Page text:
The History of Women's Hats Through the Ages
Fashion Follows Function
Ladies' hats have moved in and out of fashion throughout history, except among the wealthiest women who commonly accessorize with them. There was a time when ladies of all ages wore caps in public and at home.
In the middle to late 18th century in England during the Georgian Period, married women wore head coverings called mob caps. These cloth coverings were made from linen, fit closely to the face, were tied with a bow, and were open in the back to make room for pinned-up hair. They protected tresses from grime and were more convenient to wash than the hair itself. Worn only indoors, they were covered by structured bonnets when women went out in public.
In colonial America, mob caps were worn by all women, but the aristocratic versions were sometimes pleated and included bows. By the 19th century, mob caps were mainly worn by servants and the working classes. During the French Revolution, the poorer class women were often seen rioting in the streets in these fittingly-named "mob" caps.
The simple gathered versions of this cap are still routinely worn in food service, factories, and hospitals by both men and women. Cloth and plastic versions are worn to protect hair during sleep and to keep it dry when showering.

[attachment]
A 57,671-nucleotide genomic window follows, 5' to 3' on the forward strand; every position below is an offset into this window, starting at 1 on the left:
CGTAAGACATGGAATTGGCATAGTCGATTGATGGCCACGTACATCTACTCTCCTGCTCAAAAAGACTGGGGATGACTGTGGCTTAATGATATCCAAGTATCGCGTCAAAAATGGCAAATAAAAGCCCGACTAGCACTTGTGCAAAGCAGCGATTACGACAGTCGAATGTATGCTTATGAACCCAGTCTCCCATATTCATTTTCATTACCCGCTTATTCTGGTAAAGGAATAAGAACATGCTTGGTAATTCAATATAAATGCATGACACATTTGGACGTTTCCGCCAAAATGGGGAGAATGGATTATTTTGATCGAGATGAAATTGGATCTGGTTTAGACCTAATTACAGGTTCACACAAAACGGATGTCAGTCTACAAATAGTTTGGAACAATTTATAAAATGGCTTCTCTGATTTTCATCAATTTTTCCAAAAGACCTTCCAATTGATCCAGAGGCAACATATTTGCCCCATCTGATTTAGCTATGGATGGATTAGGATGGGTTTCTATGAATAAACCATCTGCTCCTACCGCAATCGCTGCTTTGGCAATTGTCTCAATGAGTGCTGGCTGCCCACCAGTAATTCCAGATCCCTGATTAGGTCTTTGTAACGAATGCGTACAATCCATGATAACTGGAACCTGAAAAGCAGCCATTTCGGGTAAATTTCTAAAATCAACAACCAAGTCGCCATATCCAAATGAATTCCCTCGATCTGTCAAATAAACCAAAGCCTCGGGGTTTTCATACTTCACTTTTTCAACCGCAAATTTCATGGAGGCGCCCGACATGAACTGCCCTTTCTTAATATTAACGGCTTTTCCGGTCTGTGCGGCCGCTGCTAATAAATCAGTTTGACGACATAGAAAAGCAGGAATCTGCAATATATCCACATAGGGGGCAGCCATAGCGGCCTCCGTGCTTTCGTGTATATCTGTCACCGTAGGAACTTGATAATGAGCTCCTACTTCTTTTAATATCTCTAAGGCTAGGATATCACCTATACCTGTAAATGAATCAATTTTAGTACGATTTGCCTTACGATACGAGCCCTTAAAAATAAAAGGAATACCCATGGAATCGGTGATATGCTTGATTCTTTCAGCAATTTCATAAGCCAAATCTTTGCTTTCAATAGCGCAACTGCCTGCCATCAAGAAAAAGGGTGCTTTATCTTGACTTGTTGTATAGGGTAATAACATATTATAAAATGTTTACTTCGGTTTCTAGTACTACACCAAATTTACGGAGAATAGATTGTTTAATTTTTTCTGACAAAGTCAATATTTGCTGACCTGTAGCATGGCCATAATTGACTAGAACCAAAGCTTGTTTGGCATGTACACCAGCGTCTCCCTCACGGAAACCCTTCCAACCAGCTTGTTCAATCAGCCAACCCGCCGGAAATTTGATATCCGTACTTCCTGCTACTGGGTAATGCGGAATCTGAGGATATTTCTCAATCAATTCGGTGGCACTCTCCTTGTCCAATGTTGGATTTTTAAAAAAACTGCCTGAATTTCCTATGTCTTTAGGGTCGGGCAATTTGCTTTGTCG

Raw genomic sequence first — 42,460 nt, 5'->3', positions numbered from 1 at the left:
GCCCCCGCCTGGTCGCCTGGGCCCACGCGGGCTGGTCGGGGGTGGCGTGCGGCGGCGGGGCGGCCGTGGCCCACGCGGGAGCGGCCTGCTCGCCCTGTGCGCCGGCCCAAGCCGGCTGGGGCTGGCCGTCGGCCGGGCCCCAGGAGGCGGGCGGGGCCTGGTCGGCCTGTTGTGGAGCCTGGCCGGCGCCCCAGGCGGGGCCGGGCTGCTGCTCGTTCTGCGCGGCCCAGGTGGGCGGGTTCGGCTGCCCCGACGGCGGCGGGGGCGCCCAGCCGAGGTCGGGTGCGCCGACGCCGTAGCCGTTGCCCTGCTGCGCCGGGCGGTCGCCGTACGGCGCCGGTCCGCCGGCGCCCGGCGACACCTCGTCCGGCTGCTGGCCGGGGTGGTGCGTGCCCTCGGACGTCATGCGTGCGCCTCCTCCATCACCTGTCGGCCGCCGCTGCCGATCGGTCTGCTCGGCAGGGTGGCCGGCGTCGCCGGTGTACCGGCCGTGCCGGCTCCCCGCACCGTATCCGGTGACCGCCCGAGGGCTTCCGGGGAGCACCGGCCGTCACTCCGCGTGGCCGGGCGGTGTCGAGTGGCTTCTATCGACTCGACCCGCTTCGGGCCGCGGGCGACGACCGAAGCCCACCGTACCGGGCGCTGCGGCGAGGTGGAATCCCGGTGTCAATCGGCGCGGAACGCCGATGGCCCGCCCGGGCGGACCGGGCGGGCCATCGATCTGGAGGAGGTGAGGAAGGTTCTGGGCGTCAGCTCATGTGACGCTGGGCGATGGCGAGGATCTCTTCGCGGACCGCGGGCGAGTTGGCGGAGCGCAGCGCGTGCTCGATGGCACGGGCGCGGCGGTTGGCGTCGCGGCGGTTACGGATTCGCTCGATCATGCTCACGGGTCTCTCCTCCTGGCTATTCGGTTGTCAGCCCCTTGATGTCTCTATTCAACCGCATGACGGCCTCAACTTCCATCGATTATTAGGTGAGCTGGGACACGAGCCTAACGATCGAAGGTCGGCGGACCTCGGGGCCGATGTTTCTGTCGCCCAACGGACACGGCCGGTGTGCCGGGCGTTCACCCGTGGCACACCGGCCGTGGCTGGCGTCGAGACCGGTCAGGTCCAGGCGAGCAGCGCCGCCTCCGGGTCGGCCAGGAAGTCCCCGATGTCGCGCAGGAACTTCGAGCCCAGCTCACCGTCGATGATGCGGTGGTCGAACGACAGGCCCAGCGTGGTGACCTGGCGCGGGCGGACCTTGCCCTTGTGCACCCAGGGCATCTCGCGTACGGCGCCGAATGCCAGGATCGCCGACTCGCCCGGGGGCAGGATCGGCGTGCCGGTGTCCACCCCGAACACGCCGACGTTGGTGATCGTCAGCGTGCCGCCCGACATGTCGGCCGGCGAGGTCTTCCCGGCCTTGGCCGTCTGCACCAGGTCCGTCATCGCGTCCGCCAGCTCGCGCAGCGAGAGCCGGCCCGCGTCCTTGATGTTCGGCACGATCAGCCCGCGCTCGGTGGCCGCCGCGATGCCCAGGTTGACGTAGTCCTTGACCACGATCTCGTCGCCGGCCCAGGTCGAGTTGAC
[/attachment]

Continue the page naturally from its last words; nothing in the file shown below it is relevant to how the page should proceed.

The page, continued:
Head Dressing Reflects Social Status
Visualize the spectacular hairstyles of Marie Antoinette and the plumed hats that sat on top of her poufy, powdered hair. The process of wardrobe, make-up, and head-dressing in the French court was an event witnessed by a privileged audience. Hair was oiled, powdered, and perfumed to provide support for plumed and bejewelled hats, as well as those holding a tableau of decorative objects.
This style was adopted and refined by the English in the 19th century when hair was built up upon a framework. Hats were securely pinned to the support but gave the illusion of floating. Shed hair was removed from brush or comb and saved in a hair receiver to be used later. "Ratts," used to provide volume to hairstyles, were often potato-sized and made from fine net material stuffed with hair, then sewn closed.
Hats Accentuate Fashion Trends
In the late 19th century, Art Nouveau influenced the hats of the Edwardian era with wider brims that balanced both the fuller pompadour hairstyles and the flowing skirts. Hats were decorated with floral accents, rosettes and tulle. The effect was diaphanous and "frothy." This style evolved into the Merry Widow look of the wide-brimmed black, plumed hat with a chiffon over-wrap. We can see fine examples of the Edwardian styles in the movie,Titanic.
Another twist to the Edwardian style was the lingerie hat. This lightweight muslin or linen hat was usually white, beige, or ivory and was worn in the heat of summer. It was considered a sign of wealth because these light colors suggested the use of maids for frequent laundering—a luxury of the upper-class. These hats were adorned with large flowers like cabbage roses, daisies, and poppies as well as bird nests, birds, and ribbon streamers. They were frequently worn to garden parties and summer weddings.
In the 1910s and 1920s as the hairstyles became shorter, hats sat closer to the head. Turbans and cloches were popular—often accentuated with feathers and jewels. The curved plumes from pheasants and other birds were called "Mephisto feathers" and were commonly used on the toque hats of the art-deco period. These hats took on taller profiles to compliment the high-collared fashions of 1915.